Social Student-made

The Fictional Reality Of Social Media

Reading Time: 5 minutes

Social media is an amazing forum to keep up to date with current affairs, stay in touch with friends, and organise events. But it can also be overwhelming sea of misinformation. Take Instagram for example, I often find myself scrolling through my feed and being bombarded with juice cleanses, perfectly sculpted bodies, variations of avocado on toast, and the most beautiful outfit combinations. But how much of this is reality?

Over the last few years social media has shifted from a communication forum for friends to a clever advertising platform for businesses and individuals. This means that we need to be more diligent than ever when looking through our phones as social media can have a negative impact on both physical and mental well being.

I want to discuss some of the most problematic aspects of being online and shine a light on those beautifully composed photographs or cleverly worded posts.

Advertising unrealistic and unobtainable aesthetics

‘Social media is making more than half of users feel inadequate’ according to a survey of 1,500 people by disability charity Scope, and ‘half of 18- to 34-year-olds say it makes them feel unattractive’. This low sense of self-esteem is caused by users comparing themselves to photos of others. In reality these photographs we see of our favourite ‘influencers’ have been cleverly curated by professional photographers and are heavily edited. They are certainly not a one-off picture captured in the moment by an iPhone. The exposure to such highly idealised representations of peers’ lives only causes feelings of social isolation and elicits feelings of envy.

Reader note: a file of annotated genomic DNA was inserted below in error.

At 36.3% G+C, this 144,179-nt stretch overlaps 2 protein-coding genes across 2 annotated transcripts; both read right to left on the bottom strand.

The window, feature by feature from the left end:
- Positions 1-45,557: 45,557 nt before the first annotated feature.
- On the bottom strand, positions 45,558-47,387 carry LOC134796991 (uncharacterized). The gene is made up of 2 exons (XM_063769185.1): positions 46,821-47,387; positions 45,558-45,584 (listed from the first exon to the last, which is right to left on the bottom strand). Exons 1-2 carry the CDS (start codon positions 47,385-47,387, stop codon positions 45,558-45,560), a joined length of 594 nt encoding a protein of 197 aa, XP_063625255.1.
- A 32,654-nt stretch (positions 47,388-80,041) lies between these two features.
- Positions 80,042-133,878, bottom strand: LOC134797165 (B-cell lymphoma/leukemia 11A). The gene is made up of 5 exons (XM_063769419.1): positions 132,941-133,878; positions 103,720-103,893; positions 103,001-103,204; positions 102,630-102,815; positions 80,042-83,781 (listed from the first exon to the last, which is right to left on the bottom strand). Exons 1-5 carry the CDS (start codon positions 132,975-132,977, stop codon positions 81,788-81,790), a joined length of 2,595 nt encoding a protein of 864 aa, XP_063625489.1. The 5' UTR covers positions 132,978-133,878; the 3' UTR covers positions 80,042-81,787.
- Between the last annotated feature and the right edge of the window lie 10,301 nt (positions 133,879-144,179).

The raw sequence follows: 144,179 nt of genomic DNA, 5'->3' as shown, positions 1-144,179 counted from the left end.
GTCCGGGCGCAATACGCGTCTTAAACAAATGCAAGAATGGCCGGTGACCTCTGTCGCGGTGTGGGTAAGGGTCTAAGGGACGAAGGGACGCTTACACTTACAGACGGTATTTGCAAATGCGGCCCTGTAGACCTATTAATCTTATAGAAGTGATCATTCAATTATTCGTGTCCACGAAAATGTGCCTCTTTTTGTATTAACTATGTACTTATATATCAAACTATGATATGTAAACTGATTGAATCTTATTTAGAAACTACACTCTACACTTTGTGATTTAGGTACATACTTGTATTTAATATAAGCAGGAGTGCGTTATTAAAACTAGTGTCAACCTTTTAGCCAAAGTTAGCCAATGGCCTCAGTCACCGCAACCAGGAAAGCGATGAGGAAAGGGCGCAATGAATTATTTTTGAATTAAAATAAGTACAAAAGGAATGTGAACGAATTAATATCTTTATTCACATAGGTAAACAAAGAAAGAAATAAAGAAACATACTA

A study was conducted by a photographer in the US whereby he asked the models to edit the photograph he took of them to be social ‘media ready’. The results were that they all conformed to the ‘face of social media’ that is ever prevalent on our feeds. The almond shaped eyes, thin slender nose, plum heart shaped lips, high cheekbones, and contoured face. Is it any wonder that plastic surgery is on the rise and individuals are struggling with self-image?

Photo by Markus Spiske on Unsplash

Promotes unhealthy lifestyle choices

Capitalising on personal insecurities is a very clever marketing ploy to make you buy into the latest fad diet or cleanse. Celebrities that promote juice cleanses and overly restricted diets should be ashamed of themselves. It is only encouraging a disordered relationship around food. A recent investigation into social media influencers and the endorsement of products uncovered that many will recommend products online without even trying it first. So next time you see an influencer claiming a one-week juice cleanse is the key to their weight loss success, chances are they’ve never even tried the product they’re promoting.

Invading individuals’ privacy

Using the search engine, clicking an affiliate link, or following a particular profile is all social media needs to curate a feed of content they know you will engage with. Before you know it, you are bombarded with a sea of advertisements from your favourite brands that will win in a battle between them and your self-control.

Used to manipulate individuals’ views and opinions

The internet has created channels of communication that play a key role in the circulation of news and social media has the power to change not just the message but the dynamics of an individual’s opinion on just about anything.

Take politics for example, online polls have been proven to have a big influence on elections even if they are flawed. If people think that one candidate is so far ahead in the race, then they might think that voting for the underdog would be a wasted vote. Clever!